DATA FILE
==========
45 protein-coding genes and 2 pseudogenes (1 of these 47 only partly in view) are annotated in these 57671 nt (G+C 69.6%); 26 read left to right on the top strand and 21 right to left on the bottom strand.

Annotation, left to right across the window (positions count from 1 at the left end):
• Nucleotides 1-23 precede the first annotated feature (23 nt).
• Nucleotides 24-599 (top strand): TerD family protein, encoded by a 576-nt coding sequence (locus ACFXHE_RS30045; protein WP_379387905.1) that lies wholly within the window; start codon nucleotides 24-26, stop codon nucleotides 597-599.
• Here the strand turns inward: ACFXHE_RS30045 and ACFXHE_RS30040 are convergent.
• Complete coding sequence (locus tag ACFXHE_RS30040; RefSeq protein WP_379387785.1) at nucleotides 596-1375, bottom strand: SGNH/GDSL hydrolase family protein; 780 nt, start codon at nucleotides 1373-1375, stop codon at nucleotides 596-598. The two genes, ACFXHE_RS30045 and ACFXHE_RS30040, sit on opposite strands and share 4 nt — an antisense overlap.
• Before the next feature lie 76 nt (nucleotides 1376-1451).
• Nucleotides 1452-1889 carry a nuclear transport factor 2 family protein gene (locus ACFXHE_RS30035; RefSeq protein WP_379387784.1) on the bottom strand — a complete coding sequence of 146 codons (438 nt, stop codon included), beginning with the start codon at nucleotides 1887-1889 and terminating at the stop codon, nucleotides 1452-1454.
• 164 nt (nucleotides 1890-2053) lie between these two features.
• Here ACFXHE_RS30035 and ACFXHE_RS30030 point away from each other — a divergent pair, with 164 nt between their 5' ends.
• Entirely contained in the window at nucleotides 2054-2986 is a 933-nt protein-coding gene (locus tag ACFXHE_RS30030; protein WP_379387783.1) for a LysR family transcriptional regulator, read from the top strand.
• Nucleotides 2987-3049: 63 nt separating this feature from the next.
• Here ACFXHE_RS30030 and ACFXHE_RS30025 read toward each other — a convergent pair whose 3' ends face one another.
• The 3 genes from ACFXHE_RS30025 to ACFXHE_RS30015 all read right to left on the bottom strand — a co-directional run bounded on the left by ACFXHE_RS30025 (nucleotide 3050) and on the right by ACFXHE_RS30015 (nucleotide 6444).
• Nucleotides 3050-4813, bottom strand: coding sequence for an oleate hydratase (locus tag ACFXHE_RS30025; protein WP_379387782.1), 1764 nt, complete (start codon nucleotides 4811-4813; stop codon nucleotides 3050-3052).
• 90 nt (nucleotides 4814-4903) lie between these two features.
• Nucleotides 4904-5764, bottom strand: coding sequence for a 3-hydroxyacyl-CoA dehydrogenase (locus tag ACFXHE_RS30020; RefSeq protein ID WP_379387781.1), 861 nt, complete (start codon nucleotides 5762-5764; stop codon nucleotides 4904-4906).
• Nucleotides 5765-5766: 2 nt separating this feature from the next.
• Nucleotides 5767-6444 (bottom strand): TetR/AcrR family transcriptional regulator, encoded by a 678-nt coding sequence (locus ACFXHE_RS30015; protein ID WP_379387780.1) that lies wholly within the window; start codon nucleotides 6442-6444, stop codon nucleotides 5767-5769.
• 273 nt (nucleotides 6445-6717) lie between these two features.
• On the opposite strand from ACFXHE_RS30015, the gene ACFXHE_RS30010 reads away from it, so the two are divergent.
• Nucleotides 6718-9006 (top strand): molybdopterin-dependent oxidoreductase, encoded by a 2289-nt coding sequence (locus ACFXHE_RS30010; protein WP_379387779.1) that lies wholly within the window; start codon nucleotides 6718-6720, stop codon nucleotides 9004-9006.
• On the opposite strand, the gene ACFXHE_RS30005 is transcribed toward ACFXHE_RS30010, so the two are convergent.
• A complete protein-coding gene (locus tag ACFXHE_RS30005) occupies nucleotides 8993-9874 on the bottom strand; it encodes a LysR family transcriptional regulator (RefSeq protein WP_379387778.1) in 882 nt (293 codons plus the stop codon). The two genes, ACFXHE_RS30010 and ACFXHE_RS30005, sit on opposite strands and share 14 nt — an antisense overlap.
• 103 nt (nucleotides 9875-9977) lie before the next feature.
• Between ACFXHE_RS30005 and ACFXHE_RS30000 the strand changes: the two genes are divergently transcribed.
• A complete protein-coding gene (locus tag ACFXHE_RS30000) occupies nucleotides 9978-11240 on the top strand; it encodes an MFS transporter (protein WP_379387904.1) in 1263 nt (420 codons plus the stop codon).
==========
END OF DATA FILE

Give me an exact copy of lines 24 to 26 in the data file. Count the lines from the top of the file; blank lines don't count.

• A complete protein-coding gene (locus tag ACFXHE_RS30005) occupies nucleotides 8993-9874 on the bottom strand; it encodes a LysR family transcriptional regulator (RefSeq protein WP_379387778.1) in 882 nt (293 codons plus the stop codon). The two genes, ACFXHE_RS30010 and ACFXHE_RS30005, sit on opposite strands and share 14 nt — an antisense overlap.
• 103 nt (nucleotides 9875-9977) lie before the next feature.
• Between ACFXHE_RS30005 and ACFXHE_RS30000 the strand changes: the two genes are divergently transcribed.